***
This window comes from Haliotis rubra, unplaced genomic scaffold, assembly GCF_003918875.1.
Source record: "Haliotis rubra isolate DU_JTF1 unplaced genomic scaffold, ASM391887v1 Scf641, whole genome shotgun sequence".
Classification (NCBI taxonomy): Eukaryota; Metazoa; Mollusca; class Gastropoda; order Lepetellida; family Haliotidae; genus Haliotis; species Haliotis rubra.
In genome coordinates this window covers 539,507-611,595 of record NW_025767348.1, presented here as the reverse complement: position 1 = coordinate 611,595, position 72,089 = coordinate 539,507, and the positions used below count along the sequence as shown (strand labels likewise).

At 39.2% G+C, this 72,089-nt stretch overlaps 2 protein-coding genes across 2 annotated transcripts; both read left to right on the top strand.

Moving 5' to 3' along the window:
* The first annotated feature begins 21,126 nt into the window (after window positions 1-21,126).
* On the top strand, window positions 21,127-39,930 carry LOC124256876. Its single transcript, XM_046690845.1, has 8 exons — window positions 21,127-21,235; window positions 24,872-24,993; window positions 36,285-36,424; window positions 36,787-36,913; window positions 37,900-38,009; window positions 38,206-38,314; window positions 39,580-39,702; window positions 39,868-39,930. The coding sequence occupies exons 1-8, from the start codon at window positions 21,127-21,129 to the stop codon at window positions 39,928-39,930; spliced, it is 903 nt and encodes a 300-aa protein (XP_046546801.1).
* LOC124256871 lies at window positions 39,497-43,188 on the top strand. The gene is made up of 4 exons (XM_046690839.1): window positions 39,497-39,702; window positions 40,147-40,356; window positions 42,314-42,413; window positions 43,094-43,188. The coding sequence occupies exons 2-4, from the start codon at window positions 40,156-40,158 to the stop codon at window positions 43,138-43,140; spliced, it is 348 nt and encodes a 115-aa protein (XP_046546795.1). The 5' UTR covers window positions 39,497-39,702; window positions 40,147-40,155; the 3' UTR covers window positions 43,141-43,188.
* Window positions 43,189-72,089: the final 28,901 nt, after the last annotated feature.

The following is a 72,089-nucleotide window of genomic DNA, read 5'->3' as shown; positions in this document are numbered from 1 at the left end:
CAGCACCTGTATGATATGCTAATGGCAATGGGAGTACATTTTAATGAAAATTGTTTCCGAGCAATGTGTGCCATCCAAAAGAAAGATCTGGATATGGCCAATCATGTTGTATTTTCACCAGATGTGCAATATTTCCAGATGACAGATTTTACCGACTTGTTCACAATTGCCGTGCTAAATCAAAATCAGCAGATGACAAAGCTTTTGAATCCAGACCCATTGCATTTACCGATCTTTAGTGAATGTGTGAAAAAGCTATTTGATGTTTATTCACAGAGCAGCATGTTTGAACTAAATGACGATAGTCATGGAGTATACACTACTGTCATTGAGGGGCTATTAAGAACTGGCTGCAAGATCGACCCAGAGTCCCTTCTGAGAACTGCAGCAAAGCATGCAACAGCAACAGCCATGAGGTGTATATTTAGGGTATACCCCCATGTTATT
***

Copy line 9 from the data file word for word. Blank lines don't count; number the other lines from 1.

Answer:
* LOC124256871 lies at window positions 39,497-43,188 on the top strand. The gene is made up of 4 exons (XM_046690839.1): window positions 39,497-39,702; window positions 40,147-40,356; window positions 42,314-42,413; window positions 43,094-43,188. The coding sequence occupies exons 2-4, from the start codon at window positions 40,156-40,158 to the stop codon at window positions 43,138-43,140; spliced, it is 348 nt and encodes a 115-aa protein (XP_046546795.1). The 5' UTR covers window positions 39,497-39,702; window positions 40,147-40,155; the 3' UTR covers window positions 43,141-43,188.